Yet we have no choice but to face reality as it is. Before contemporary art recovers from the trauma of new technology or develops any form of immunity, the unfamiliarity of ongoing changes might cause gradual unease. Ultimately, technology may even be ostracized or denied. Nonetheless, technology is already deeply rooted in our lives. Our lifestyles have changed as technology intervenes in our day-to-day lives. Art must be a looking glass for the rapidly changing lives of the contemporary age, because the essence of art is in encapsulating the zeitgeist.
In fact, this is relevant to the three issues mentioned earlier in relation to the relationship between technology and art. We need to distinguish and consider whether the marginalization is due to the language of technology, or the spectacle of image borne of technological intervention. Rather than bemoan the image-oriented art consumption of today’s world, we ought to reflect on the changing lifestyles of the contemporary age in order to seek the means to expand the spatial experience of art.
Art stands before the ruthless race of modern technology. Physicist Armand Trousseau once said, “The worst scientist is he who is not an artist; the worst artist is he who is no scientist.” While the way we enjoy art, and even our sentiments surrounding art, are all changing, art is also undergoing constant experimentation across various fields and disciplines. It is also time to seriously consider the fundamentals of those experiments, to confirm whether or not they contribute to human existence. Of course, this should be accompanied by a thorough understanding of humanity. Is that not the approach technology ought to have toward contemporary art? ■ Han Eun-ju, Director of Soft Architecture LAB, with ARTINPOST
Nam June Paik <Elephant Cart> 1999-2001 Mixed media 153×633×293cm ⓒ Nam June Paik Estate Image provided by NJP Art Center
Lee Bei Kyoung <Metropolis Metaphor> 2014 Image provided by SeMA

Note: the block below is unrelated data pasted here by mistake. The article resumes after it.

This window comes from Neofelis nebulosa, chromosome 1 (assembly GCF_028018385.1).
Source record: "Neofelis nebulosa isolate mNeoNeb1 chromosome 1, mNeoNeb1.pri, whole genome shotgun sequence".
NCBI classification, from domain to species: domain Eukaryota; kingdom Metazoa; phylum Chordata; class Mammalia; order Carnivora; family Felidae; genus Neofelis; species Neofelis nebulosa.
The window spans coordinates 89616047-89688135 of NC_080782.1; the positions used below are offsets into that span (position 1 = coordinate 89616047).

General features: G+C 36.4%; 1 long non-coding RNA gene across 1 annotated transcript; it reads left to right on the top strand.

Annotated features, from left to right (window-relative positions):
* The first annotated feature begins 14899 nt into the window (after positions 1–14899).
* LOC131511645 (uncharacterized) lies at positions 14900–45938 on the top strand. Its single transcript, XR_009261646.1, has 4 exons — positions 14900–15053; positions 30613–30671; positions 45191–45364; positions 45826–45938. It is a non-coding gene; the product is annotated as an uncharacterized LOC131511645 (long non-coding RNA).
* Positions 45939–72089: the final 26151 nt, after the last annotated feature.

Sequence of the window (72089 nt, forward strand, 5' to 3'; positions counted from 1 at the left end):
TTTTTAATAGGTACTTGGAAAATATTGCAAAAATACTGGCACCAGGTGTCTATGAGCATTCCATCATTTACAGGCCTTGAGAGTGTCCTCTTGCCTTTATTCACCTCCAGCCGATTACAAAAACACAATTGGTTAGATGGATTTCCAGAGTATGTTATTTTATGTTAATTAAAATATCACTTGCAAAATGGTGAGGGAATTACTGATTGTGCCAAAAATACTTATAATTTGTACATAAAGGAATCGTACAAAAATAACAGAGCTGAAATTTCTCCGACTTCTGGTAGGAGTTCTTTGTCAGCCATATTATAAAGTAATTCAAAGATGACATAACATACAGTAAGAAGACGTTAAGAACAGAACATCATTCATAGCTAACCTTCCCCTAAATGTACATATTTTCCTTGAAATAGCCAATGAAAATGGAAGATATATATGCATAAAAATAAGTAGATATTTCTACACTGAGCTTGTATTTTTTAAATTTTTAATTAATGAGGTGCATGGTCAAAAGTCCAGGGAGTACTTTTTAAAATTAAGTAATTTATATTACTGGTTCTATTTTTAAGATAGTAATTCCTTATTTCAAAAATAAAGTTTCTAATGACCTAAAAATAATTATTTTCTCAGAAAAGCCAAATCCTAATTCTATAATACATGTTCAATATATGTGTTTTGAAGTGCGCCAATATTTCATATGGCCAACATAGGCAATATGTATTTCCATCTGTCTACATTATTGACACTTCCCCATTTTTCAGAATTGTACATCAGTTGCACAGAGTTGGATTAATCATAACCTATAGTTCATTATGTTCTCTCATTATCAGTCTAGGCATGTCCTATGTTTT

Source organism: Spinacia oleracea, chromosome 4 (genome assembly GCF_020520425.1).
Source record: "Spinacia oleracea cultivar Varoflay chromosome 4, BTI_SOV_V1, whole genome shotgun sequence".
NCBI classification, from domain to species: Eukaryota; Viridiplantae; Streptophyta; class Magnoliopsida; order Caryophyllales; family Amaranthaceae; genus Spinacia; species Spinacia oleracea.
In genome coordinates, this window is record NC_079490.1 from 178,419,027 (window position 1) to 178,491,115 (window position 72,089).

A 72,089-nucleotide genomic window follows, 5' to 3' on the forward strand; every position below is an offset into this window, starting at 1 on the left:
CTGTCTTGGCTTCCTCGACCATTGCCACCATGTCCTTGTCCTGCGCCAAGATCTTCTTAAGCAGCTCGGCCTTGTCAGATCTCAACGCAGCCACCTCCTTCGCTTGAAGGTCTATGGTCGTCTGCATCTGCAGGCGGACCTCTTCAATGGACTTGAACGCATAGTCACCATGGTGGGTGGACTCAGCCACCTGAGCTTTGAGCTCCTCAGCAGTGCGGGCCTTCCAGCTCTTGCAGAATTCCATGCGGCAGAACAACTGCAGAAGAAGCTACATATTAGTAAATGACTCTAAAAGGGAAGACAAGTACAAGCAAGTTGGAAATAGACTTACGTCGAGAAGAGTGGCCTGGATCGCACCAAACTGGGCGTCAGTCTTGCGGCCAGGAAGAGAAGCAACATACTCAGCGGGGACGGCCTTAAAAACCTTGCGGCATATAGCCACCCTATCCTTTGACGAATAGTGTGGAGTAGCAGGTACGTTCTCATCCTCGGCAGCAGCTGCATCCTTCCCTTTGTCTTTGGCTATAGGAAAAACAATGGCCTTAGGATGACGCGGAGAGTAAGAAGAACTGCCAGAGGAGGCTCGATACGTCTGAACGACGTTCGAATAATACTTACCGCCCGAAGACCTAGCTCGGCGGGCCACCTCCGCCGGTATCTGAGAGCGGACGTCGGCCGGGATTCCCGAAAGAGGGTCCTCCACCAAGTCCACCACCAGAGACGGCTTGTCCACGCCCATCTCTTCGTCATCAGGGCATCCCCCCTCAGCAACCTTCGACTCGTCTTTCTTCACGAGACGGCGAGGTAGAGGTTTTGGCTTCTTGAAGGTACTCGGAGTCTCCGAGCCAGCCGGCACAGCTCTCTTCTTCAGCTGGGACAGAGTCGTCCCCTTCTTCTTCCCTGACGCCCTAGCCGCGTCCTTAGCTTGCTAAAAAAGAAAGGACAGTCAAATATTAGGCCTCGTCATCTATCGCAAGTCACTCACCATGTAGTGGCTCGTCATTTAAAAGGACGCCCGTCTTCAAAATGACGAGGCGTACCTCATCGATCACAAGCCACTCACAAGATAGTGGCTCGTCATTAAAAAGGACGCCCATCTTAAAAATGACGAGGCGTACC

Kim Tae Eun <Time Loop> 2014 Image provided by SeMA
Lee Byung Chan <URBAN CREATURE-Galapagos> 2014 Image provided by SeMA
Dappertutto Studio 2013 Performance Image provided by NJP Art Center
Nam June Paik <Three Elements> 2000 ⓒ Nam June Paik Estate Image provided by NJP Art Center
Ben Vautier <Living Flux Scultpure)> 1966 ⓒCOPYRIGHT 1964 BY FLUXUS, ALL RIGHTS RESERVED
Jung Sung Yoon <Eclipse> 2014 Wheel, gear, aluminum steel 9,000×600×2,000cm Image provided by SeMA
Lee Ye Seung <CAVE into the cave(Wild rumor)> 2014 Mixed media Dimensions variable
Nam June Paik <Participation TV> 1968/1998 TV, Microphone Dimensions variable Image provided by NJP Art Center
Rebecca Horn <La Ternura> 1994 Flamingo Feathers, Motor and Metal 51×223×89cm Samsung Museum of Art Collection Image provided by MMCA
Patrick Tresset <5 Robots Named Paul> 2012 Robotic installation Dimensions variable Courtesy of the artist Image provided by MMCA
EXP LAP <From Future to Futurism> 2015 Mixed media Dimensions variable Image provided by MMCA
Cha Ji Ryang <Virus of Timeline, Timeline of Virus> 2015 10' Multi channel video, sound Image provided by NJP Art Center
Mioon <Sea of Solaris> 2015 Stainless steel, LED lamp, motor Dimensions variable Image provided by NJP Art Center